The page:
"Miss Flo, do me a favor and call Bertran Stern. Tell him to get to
the Federal Building and straighten these birds out."
JFK Airport, New York City
Two weeks later
Since she had left Buenos Aires she had been holding on to a mental
picture. She would be in a throng of people walking down a wide
corridor and he would be standing framed in the throat of the
hallway, in the waiting area with a hundred other anxious people.
He would be wearing an Italian blazer. His red hair slightly damp
from the shower, he would have rushed to the airport, parked, and
walked in as close to the customs area as he could get. After a
year of marriage, he was still romantic. He might be holding
flowers behind his back, or he'd have a small gift in his pocket.
He would beam at the sight of her. After two weeks apart, he would
be more attentive than ever and they would end the evening in bed,
making noise. That part of the image made her smile--in fact,
She caught her reflection in a glass panel. The glove-leather
jacket, tailored to accentuate her shape, was an Argentine
purchase, as were the matching boots. Her shoulder-length dark hair
was combed back and the glasses she wore made her feel--and
look--like a model. She was young enough to be one, had been told
that she had the bone structure, the figure. She was aware that she
turned heads, but the only head she was interested in turning was
Her customs agent was a woman with stiff bleached hair. The tightly
cinched belt around her waist made her look like a wasp. Her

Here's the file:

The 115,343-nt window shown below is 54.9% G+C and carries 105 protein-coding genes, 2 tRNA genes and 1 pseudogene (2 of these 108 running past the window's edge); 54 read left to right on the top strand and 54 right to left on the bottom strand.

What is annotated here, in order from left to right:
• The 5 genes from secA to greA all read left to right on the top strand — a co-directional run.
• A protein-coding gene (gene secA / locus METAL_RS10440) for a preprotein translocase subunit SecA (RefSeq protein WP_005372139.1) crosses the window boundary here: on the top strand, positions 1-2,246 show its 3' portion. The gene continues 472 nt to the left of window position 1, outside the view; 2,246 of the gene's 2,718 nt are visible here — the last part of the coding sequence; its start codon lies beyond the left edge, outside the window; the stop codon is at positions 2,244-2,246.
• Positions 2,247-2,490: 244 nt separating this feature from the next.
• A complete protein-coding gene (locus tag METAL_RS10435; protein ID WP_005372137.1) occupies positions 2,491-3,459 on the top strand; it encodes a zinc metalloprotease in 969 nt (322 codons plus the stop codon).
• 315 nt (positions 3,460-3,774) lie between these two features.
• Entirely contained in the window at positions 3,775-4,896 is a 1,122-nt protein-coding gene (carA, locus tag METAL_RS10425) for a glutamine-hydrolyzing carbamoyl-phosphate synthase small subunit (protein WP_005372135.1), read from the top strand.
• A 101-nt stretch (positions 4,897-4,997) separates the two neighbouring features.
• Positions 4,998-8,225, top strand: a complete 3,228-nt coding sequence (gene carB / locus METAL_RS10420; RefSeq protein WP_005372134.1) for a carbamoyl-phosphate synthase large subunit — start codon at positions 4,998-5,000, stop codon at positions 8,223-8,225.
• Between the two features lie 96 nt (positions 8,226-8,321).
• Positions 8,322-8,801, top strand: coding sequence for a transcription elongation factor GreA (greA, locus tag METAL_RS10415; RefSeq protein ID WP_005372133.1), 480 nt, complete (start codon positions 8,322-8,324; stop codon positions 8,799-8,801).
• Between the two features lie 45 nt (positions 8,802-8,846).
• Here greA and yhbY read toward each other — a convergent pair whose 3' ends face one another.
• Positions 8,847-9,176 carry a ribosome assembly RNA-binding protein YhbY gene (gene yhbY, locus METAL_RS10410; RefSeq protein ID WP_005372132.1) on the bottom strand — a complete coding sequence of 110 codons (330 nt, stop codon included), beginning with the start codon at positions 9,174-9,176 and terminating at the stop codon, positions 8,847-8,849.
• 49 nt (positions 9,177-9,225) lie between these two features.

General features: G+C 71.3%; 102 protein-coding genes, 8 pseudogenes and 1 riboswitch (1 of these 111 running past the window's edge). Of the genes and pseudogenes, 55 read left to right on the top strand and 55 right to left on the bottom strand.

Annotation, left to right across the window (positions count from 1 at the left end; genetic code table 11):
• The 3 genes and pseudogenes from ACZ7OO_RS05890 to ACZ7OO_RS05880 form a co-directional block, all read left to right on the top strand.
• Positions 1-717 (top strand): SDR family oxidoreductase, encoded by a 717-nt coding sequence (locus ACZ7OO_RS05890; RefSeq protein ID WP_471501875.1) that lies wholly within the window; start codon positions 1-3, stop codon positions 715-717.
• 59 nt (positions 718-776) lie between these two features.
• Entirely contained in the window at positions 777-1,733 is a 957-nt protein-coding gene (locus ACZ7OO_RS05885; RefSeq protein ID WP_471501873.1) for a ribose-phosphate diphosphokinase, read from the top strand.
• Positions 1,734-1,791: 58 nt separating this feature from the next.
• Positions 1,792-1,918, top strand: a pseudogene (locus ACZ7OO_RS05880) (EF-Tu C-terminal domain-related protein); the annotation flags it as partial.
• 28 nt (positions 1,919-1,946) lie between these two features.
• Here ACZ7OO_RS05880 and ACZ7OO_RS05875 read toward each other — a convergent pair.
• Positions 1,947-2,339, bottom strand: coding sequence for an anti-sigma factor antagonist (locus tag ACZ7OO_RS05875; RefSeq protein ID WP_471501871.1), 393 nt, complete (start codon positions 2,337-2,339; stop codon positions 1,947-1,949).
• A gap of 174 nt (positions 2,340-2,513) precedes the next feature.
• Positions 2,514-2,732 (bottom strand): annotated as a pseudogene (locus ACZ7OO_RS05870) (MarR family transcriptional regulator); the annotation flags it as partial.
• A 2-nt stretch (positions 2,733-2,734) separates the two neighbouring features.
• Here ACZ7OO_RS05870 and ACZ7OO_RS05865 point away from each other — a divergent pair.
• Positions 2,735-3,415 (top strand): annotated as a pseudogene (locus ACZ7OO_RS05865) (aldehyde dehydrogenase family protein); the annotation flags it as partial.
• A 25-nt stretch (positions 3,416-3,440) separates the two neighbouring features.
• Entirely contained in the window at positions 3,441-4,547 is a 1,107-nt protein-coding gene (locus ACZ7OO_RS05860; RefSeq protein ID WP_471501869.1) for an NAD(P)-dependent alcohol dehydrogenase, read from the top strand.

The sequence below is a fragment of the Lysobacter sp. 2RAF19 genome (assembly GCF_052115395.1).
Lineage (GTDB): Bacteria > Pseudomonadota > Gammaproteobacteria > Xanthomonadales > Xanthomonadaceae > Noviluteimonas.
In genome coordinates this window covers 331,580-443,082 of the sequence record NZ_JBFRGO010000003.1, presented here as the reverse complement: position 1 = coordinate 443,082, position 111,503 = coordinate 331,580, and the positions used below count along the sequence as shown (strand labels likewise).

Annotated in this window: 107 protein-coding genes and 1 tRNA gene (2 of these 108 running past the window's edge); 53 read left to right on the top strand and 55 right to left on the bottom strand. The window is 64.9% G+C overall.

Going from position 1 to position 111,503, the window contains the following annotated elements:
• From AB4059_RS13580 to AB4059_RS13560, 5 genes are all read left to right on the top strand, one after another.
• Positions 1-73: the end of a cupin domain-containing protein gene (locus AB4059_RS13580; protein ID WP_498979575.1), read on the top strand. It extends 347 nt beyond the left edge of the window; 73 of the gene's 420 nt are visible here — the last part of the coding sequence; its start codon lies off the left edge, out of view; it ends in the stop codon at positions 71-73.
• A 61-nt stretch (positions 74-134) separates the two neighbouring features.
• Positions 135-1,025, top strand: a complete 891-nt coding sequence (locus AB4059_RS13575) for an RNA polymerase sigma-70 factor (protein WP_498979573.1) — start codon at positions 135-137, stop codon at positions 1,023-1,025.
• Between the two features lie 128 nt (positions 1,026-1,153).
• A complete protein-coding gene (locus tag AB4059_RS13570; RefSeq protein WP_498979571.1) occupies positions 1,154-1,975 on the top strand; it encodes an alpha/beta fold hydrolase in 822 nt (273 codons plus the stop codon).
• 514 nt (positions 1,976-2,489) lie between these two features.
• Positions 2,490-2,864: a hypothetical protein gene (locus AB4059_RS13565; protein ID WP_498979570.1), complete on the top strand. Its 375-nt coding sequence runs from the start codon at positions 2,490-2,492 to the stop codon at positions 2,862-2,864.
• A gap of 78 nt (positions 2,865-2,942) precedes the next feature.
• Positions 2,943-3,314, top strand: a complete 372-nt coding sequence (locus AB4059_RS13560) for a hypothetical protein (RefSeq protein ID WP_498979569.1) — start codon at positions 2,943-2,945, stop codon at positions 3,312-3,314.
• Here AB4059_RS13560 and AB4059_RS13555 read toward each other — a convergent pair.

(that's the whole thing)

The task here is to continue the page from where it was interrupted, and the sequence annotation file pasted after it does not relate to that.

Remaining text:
fingernails were an inch long and had stars painted on them. She
stared at the passport picture and back at Sean.
"Anything to declare?"
"This jacket and the boots," Sean said, handing the agent the
American Express receipt.
"Yes," Sean said.
The agent looked into her eyes, then handed Sean her passport back.
She opened Sean's briefcase. "What about this computer?" The woman
had Sean lift out the Apple laptop and turn it on.
"It's mine. I took it with me. I don't have the receipt because it
was a gift."
Satisfied, the woman nodded. A man wearing a skycap jacket strode
up and placed Sean's bags on a dolly. "Mr. Devlin asked me to
escort you outside," he said.
There were people waiting in the lobby, staring down the corridor,
checking for arriving travelers. Several livery drivers stood in a
receiving line, each holding up a sign containing the last name of
their fares. Moving rapidly, the porter stayed just ahead of
They moved through the length of the terminal, passing empty
ticketing counters for commuter airlines. They walked across an
expanse without seeing anyone except a janitor polishing the floor.
They kept going until they were at the last set of doors at the
very end of the terminal. "We're just about there," he told
The porter pushed the cart outside. The sidewalk was deserted. She
didn't see her husband's black BMW 750 or her prized 1991 Buick